Vaughan’s work is in the early stages; all studies were conducted under laboratory conditions and have not been tested in the field. On-farm trials are now required, as well as additional studies with different shrimp from temperate locations. More parasite species will also need to be included to see if additional shrimp species can be used in different aquaculture regions that also suffer from parasite problems. But Vaughan sees the potential for cleaner shrimp.
“They aren’t susceptible to the ectoparasites of their client fishes,” he said. “This is an advantage, especially when considering the diversity of fish parasites in tropical aquaculture that have a low host-specificity. Different shrimp species should be targeted for testing against some of the major parasitic impediments in fish, bivalve and mollusc farming, and be investigated further as a means of control against biofouling.”
Mike Rimmer is a senior research fellow in aquaculture at the School of Science and Engineering at the University of the Sunshine Coast (USC), Australia and co-author of a recent review of grouper aquaculture. He explains that the main technique to control parasites in grouper culture is freshwater bathing, when fish are netted from sea cages and placed in freshwater for periods of up to two minutes. While this removes ectoparasites, there appears to be no information on areas such as efficacy, optimal duration of the bath or frequency of use.
“In this sense, Dr Vaughan’s study results are very interesting, and cleaner shrimp may have application with grouper raised in RAS systems where escapement isn’t an issue and there is less chance of reinfection,” he says. “In sea-cage culture, many of the shrimp may simply swim away to find a preferred habitat. Reinfection is also an issue in sea cages due to the large populations of incidental resident fish outside the cages.”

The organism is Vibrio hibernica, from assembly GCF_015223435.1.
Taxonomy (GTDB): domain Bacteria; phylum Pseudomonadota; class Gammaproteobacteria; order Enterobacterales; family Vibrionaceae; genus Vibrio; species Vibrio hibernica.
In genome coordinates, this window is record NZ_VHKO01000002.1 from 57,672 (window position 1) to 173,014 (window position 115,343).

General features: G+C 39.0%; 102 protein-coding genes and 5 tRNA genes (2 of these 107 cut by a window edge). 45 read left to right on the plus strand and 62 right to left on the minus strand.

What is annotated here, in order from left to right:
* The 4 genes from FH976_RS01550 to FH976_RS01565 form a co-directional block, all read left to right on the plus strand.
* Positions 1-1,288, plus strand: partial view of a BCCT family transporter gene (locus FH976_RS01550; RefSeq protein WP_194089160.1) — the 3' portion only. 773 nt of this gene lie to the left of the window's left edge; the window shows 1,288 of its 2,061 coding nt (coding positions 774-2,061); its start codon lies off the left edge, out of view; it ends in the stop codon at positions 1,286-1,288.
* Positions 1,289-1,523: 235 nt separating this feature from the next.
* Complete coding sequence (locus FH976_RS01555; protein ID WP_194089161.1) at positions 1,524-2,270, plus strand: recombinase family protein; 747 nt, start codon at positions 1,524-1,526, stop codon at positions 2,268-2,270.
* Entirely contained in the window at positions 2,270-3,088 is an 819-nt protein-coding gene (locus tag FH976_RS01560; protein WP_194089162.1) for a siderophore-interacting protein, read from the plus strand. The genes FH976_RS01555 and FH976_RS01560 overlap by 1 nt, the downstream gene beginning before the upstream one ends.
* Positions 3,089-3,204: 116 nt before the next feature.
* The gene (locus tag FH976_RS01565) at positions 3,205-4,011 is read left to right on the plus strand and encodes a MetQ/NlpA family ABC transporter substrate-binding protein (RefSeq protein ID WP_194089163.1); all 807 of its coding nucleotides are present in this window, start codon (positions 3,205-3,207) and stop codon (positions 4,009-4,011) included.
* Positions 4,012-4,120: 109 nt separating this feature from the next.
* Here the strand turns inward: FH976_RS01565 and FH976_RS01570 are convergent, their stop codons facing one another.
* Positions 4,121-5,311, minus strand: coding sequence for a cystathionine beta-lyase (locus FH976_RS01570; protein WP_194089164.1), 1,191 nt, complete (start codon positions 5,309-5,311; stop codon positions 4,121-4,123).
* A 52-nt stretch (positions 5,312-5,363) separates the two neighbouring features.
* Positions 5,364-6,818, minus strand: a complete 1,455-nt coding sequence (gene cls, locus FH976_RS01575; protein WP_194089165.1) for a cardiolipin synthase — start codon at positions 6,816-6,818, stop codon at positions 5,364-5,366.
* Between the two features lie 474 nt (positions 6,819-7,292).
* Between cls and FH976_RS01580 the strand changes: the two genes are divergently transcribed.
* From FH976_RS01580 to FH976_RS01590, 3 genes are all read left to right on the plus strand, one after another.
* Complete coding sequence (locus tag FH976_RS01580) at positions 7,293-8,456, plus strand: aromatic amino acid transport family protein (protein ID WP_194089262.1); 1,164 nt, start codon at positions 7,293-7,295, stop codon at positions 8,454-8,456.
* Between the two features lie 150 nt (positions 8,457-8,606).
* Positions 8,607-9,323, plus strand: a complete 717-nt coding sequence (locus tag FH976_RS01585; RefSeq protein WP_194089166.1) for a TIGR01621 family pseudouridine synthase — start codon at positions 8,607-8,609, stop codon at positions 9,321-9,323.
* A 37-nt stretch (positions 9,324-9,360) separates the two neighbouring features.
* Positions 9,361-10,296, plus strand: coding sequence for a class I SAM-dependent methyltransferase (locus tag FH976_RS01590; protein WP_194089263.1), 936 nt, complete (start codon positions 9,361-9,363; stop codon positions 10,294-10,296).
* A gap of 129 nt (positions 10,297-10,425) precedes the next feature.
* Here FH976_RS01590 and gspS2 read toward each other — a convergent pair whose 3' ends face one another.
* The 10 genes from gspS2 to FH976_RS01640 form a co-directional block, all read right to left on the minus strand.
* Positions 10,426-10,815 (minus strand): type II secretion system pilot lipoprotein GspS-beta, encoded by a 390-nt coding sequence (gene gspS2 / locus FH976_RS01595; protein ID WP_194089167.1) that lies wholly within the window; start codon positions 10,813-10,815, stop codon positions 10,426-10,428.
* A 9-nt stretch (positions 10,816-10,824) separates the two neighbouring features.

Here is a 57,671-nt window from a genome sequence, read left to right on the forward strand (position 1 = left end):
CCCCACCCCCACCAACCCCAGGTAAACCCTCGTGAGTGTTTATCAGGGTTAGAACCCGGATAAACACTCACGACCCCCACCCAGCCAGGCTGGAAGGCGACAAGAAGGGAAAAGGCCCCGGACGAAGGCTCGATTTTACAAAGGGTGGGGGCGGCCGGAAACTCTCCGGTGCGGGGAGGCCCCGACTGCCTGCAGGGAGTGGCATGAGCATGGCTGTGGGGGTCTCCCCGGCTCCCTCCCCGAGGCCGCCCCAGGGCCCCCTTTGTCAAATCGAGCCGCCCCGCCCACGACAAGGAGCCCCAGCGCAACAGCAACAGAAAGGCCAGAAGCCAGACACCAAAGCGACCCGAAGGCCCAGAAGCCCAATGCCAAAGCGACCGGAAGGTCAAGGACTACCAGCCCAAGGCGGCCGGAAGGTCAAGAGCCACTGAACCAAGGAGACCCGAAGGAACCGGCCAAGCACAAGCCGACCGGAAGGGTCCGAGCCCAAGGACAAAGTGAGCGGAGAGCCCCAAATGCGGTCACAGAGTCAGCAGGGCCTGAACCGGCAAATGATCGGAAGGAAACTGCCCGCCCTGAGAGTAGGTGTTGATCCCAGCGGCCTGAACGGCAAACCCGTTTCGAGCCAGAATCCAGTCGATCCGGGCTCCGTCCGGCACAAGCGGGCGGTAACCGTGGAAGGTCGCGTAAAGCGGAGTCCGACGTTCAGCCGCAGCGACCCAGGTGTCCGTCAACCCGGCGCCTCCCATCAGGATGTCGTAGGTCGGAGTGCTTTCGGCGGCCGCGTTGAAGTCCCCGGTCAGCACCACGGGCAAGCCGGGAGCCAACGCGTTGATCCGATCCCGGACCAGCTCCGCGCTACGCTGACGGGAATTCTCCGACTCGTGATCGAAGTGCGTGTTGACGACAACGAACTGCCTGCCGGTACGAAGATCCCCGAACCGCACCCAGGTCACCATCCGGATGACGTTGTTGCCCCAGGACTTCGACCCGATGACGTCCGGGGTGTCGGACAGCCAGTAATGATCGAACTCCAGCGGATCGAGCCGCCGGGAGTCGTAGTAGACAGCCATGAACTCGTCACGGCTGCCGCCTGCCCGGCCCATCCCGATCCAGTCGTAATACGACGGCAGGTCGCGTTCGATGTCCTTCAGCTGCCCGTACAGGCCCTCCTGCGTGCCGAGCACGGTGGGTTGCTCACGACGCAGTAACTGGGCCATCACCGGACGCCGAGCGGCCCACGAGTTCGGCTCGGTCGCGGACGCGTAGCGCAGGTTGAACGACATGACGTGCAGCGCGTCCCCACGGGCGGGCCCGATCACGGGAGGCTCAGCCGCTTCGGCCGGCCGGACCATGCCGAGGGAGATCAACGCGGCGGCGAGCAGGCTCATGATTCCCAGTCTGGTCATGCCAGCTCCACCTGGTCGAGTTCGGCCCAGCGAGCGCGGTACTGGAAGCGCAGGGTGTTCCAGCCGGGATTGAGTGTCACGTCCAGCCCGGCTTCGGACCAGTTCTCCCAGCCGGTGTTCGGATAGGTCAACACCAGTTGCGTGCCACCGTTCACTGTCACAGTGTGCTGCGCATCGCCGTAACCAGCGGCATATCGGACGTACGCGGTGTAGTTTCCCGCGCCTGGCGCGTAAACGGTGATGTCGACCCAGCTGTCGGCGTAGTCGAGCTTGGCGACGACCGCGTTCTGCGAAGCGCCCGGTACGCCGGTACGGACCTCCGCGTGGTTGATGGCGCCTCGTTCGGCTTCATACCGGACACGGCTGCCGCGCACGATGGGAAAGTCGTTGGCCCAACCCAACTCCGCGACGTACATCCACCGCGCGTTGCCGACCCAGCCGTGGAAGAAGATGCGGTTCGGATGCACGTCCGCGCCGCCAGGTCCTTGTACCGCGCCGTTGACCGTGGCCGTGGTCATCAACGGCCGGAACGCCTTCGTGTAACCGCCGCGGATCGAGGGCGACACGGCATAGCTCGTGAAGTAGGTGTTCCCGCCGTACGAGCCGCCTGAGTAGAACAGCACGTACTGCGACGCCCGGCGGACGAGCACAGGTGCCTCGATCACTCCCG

“There is also the issue of cost of the cleaner shrimp,” he continues. “Currently they’re quite expensive. The market for ornamental fish is quite happy to pay high prices but grouper farmers in South-East Asia are always seeking to reduce costs and would want cheaper options.”
“This technology could be applied to maintaining high-value broodstock in hatcheries such as ours,” says Knuckey. “These fish are kept in clean conditions under a controlled environment so it’s likely that the shrimp would thrive and be beneficial in controlling skin parasites. In RAS operations, the density of fish and water-exchange rates are also high. It would be challenging to establish sustainable cleaner-shrimp stations in these systems and their tolerance for these environmental parameters has not been assessed. For pond and sea-cage grouper grow-out, the shrimp could thrive and be effective, but their adoption would rely on access to a plentiful and cost-effective supply. The study has demonstrated the potential of cleaner shrimp to control a range of parasites. While more work is required to address the practicalities, alternative, low environment impact methods of disease management must be found.”
“The cost and/or supply of peppermint cleaner shrimp are valid concerns, and the more that are produced, the cheaper they will become,” says Vaughan. “They’re a domesticated species already and currently produced in Tasmania for the ornamental industry. The technology to produce them is available, and they are also produced at James Cook University.”
The peppermint cleaner shrimp could be an ideal candidate but the risks of particular diseases are often specific to location, species, farming methods, biosecurity and other mitigation strategies. Vaughan recommends that grouper farmers educate their staff in effective biosecurity to further reduce the impact of disease, and acknowledges that more must be done to determine the best way to use cleaner shrimp in a commercial setting.
“If their use could be shown to provide a direct competitive advantage for farmers, they would consider it. Farm trials are necessary to demonstrate this potential,” he concludes.